Aurora, North Carolina Fossil Hunting Trip Report - Monster Megalodon Shark Tooth!




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Aurora. NC:

And rain fell upon the Earth, but Megalodon Shark Teeth were found!

February 2009





This is the steepest ramp I have ever seen entering the mine.

And rain fell upon the Earth, but large Megalodon Shark teeth were found!

In the 600th year of the life of Noah, in the second month, in the 17th day of the month, in that day the fountains of the great Tehom were split and the windows of heaven were opened. And rain fell upon... Aurora

This was a horrible weekend to be fossil collecting in North Carolina. Rain fell throughout the day, the temperatures kept dropping until snowfall was in the forecast, and the winds picked up. Do you know what it's like to be in 30 some degree weather in sleet on top of those ridges when the wind picks up??? It's Horrible!!! Did I make a 1200 mile round trip just to get pneumonia??

Despite the lack of good weather conditions, the fossil hunting conditions were outstanding. PCS opened up a HUGE swath of the pit to collect in. You could literally collect entire ridges by yourself all day. Plus, there are very nice exposures of Yorktown and Pungo River Fossil Formations. This has got to be the best collecting area in years (and I thought last year was good)! Also, the area is fresh, meaning the Yorktown is not too eroded yet. While that may not seem good for the immediate future, this is very good for the collecting season. Each rain should expose nice fossils throughout the entire collecting season... And it was currently raining!

Our collecting day started off by sliding down this very steep and muddy ramp. We headed toward what looked like nice Yorktown hills. After a while of fossil collecting we slowly migrated toward some nearby ridges with other fossil hunters. While on top of one of the ridges, I looked across the mine, and saw tiny orange dot surrounded by empty ridges near the horizon. I realized this was a collector that had made it the far corner of the mine! This person literally had dozens of ridges all to himself. That had to be stopped! I quickly yelled over to Amy to follow me. Off we journeyed to the far corner of the mine. Once there, we found some nice Yorktown ridges with nobody on them. We spent the rest of the day there carefully searching.

It paid off; I found an outstanding Hexanchus shark tooth, while Amy found a MONSTER megalodon. This megalodon tooth is 5" in width, and hits the 6" mark on the slant. It would have been 6 1/4" if it did not have feeding damage to the tip. She also found a TINY megalodon, it is only 4.5" in slant. Other finds include a medley of mako shark teeth, tiger shark teeth, seal material, and some whale teeth and bone.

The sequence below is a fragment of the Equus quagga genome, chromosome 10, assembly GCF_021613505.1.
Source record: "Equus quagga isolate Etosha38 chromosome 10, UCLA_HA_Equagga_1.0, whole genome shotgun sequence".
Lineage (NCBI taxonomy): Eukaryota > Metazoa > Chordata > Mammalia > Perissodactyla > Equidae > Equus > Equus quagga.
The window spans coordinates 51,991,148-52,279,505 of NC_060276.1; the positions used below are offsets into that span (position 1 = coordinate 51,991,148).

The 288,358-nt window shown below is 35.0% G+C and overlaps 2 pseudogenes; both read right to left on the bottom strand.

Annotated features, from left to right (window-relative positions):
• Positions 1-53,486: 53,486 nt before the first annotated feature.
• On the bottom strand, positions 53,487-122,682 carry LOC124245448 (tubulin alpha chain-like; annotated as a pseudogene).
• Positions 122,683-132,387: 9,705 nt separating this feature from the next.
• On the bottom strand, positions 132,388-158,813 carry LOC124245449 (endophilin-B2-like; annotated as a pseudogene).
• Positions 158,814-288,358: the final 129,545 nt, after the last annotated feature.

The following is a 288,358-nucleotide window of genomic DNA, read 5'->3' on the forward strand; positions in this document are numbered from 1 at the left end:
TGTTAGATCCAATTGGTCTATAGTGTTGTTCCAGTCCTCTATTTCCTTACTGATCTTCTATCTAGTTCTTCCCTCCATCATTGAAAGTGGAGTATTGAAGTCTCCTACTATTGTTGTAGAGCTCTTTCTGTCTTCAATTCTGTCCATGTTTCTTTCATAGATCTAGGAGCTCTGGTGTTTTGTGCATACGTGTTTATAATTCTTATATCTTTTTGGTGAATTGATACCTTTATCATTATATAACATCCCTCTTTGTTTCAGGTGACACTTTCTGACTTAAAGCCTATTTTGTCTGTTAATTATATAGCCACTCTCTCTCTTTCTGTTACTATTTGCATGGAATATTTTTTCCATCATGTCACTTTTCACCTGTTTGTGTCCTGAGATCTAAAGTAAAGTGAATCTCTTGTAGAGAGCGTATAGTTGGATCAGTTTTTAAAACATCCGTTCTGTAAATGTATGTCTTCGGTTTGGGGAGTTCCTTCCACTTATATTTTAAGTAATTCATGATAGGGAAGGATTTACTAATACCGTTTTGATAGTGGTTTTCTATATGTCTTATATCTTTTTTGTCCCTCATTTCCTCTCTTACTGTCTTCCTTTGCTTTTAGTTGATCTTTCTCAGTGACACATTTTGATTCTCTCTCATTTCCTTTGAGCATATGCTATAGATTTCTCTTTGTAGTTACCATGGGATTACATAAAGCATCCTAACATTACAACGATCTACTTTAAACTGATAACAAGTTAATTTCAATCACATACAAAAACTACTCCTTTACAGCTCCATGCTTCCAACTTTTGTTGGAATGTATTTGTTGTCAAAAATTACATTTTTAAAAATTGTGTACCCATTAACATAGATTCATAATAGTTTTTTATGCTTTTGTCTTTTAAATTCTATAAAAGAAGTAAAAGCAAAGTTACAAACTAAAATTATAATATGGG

What a beautiful collecting day! Rain did not fall upon the Earth, Megalodon Shark teeth fell upon the Earth!

Thank you Curtis and PCS for your hospitality in hosting the fossil groups! It's always a wonderful experience. You always have my support!



This is the giant megalodon shark tooth found... Unfortunately the tip has damage
Here is the monster meg that Amy found.


View of the PCS mine in Aurora, as we head into the fossil hunting grounds
Collectors heading into the mine. I should have packed a sled to ride down this ramp with.



The collecting area consists of rugged exposures. A fossil collectors paradise.



The topography is very conducive to finding fossils.



This is me climbing a Yorktown exposure.



Amy is dwarfed by the dragline in the background.



Even zoomed in, she is still dwarfed by it.





fossils found at north carolina mine - aurora - they are mostly fossil shark teeth
Here are most of the finds for the trip.


large megalodon tooth
This is the monster meg. It has a 6" slant height, even with the feeding damage.


another big megalodon shark tooth
This is the smaller 4.5" meg that Amy found before it was taken from the matrix.


the megalodon shark tooth cleaned off
Here it is cleaned off. Notice the nasty root... Unfortunate.


a beautiful fossil cow shark tooth as found
Here is a beautiful lower Hexanchus tooth that the rain had just exposed.


a beautiful fossil cow shark tooth cleaned off
The Hexanchus tooth cleaned off


another fossil cow shark tooth
This is a Notorynchus tooth that Amy found.


a shark rostral node
here is a shark rostral node. It comes from the snout of a shark, and is kind of weird looking. It looks like some sort of Mr. Potato head nose.


a fossil seal femur bone
A seal femur bone. This is the first one for me.